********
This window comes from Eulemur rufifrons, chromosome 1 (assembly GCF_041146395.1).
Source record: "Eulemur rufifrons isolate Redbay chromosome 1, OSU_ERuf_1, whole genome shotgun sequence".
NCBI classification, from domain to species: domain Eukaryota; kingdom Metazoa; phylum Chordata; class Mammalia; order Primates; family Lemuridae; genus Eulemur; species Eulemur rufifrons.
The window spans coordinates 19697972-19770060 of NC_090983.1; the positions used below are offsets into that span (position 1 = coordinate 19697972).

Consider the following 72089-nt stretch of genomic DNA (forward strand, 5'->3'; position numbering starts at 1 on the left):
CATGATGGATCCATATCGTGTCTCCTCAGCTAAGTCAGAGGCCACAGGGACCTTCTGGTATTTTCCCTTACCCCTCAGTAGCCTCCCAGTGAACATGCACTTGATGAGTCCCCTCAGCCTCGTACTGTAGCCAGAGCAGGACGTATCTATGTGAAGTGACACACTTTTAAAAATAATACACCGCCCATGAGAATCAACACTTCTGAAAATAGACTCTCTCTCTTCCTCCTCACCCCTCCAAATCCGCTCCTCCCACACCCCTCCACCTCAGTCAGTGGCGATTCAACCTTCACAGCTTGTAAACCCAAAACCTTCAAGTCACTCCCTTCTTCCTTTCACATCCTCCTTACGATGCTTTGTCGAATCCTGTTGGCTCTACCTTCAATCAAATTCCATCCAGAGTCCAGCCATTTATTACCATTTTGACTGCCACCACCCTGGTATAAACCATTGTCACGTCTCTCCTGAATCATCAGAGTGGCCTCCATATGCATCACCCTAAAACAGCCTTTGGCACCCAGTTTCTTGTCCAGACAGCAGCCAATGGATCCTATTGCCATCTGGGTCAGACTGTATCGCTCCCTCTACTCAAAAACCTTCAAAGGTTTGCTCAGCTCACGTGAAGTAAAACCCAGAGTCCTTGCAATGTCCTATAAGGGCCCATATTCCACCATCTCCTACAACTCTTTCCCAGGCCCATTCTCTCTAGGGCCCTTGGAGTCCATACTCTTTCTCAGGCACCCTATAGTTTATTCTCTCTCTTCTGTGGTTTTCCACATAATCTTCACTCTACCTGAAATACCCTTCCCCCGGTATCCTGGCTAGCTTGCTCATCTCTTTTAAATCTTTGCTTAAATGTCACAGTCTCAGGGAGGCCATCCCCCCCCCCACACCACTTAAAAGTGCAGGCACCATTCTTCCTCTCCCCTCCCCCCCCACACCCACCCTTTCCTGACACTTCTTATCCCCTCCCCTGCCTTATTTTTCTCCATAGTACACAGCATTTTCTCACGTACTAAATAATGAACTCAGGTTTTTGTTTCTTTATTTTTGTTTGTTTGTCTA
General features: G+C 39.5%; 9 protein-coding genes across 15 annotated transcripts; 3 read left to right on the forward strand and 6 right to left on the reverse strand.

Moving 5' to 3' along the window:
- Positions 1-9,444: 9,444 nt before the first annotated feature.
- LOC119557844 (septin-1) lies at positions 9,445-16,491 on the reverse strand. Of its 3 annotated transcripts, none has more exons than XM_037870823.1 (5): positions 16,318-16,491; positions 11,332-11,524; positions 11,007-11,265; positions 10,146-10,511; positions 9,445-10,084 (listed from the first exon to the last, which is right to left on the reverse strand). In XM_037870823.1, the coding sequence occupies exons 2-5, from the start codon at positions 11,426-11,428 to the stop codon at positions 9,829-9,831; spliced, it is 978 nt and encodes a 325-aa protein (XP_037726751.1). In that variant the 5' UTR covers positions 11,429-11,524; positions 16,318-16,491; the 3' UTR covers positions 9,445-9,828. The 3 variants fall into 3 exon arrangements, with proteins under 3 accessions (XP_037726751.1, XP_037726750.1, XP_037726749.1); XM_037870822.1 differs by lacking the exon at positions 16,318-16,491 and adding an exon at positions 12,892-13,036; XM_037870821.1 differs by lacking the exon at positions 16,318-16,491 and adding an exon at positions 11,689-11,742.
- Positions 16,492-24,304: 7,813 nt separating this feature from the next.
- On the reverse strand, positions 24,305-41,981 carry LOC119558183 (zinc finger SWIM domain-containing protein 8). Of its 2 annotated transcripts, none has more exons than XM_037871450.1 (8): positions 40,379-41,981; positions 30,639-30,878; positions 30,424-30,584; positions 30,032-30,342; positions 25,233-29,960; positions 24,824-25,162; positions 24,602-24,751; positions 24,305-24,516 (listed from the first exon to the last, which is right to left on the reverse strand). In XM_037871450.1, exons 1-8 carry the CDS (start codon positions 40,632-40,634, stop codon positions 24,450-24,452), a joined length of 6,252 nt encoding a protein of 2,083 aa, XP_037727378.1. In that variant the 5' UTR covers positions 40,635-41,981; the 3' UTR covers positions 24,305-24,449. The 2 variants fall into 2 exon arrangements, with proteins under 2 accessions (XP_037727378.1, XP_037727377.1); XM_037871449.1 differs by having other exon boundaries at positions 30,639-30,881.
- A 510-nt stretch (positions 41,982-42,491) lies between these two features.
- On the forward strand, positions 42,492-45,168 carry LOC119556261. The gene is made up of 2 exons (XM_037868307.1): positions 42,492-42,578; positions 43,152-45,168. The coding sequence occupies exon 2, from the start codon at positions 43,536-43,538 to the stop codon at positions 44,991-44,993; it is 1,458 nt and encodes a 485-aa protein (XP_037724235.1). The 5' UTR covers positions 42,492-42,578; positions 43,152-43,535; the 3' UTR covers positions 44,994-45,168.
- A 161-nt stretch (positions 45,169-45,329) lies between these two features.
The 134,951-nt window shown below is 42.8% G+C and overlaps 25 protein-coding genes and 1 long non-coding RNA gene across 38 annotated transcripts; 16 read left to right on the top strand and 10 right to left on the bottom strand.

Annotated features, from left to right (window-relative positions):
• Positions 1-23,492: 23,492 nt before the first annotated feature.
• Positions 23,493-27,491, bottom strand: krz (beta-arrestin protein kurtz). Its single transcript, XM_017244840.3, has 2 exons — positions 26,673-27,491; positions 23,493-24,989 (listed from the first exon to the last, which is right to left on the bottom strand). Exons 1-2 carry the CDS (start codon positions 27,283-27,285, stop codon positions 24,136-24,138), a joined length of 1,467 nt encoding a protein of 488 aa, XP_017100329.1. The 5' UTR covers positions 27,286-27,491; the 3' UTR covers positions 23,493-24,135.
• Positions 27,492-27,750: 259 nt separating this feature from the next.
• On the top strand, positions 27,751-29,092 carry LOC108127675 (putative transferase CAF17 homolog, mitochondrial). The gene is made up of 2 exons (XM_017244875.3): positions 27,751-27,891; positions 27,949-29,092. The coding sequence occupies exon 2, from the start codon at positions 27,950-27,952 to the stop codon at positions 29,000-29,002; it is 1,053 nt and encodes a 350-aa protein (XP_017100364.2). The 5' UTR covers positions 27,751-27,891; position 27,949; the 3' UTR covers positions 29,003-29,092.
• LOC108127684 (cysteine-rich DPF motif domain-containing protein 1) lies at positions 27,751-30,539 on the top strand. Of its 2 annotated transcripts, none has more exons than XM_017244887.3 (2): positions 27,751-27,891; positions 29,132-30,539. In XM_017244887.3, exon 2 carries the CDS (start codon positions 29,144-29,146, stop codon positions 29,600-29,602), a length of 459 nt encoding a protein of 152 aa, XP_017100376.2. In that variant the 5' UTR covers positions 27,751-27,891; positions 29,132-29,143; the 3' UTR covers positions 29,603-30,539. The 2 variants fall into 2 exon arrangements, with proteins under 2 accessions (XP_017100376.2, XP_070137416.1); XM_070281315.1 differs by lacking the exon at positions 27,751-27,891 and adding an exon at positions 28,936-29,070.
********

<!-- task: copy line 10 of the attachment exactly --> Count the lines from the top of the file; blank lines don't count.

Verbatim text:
- LOC119557844 (septin-1) lies at positions 9,445-16,491 on the reverse strand. Of its 3 annotated transcripts, none has more exons than XM_037870823.1 (5): positions 16,318-16,491; positions 11,332-11,524; positions 11,007-11,265; positions 10,146-10,511; positions 9,445-10,084 (listed from the first exon to the last, which is right to left on the reverse strand). In XM_037870823.1, the coding sequence occupies exons 2-5, from the start codon at positions 11,426-11,428 to the stop codon at positions 9,829-9,831; spliced, it is 978 nt and encodes a 325-aa protein (XP_037726751.1). In that variant the 5' UTR covers positions 11,429-11,524; positions 16,318-16,491; the 3' UTR covers positions 9,445-9,828. The 3 variants fall into 3 exon arrangements, with proteins under 3 accessions (XP_037726751.1, XP_037726750.1, XP_037726749.1); XM_037870822.1 differs by lacking the exon at positions 16,318-16,491 and adding an exon at positions 12,892-13,036; XM_037870821.1 differs by lacking the exon at positions 16,318-16,491 and adding an exon at positions 11,689-11,742.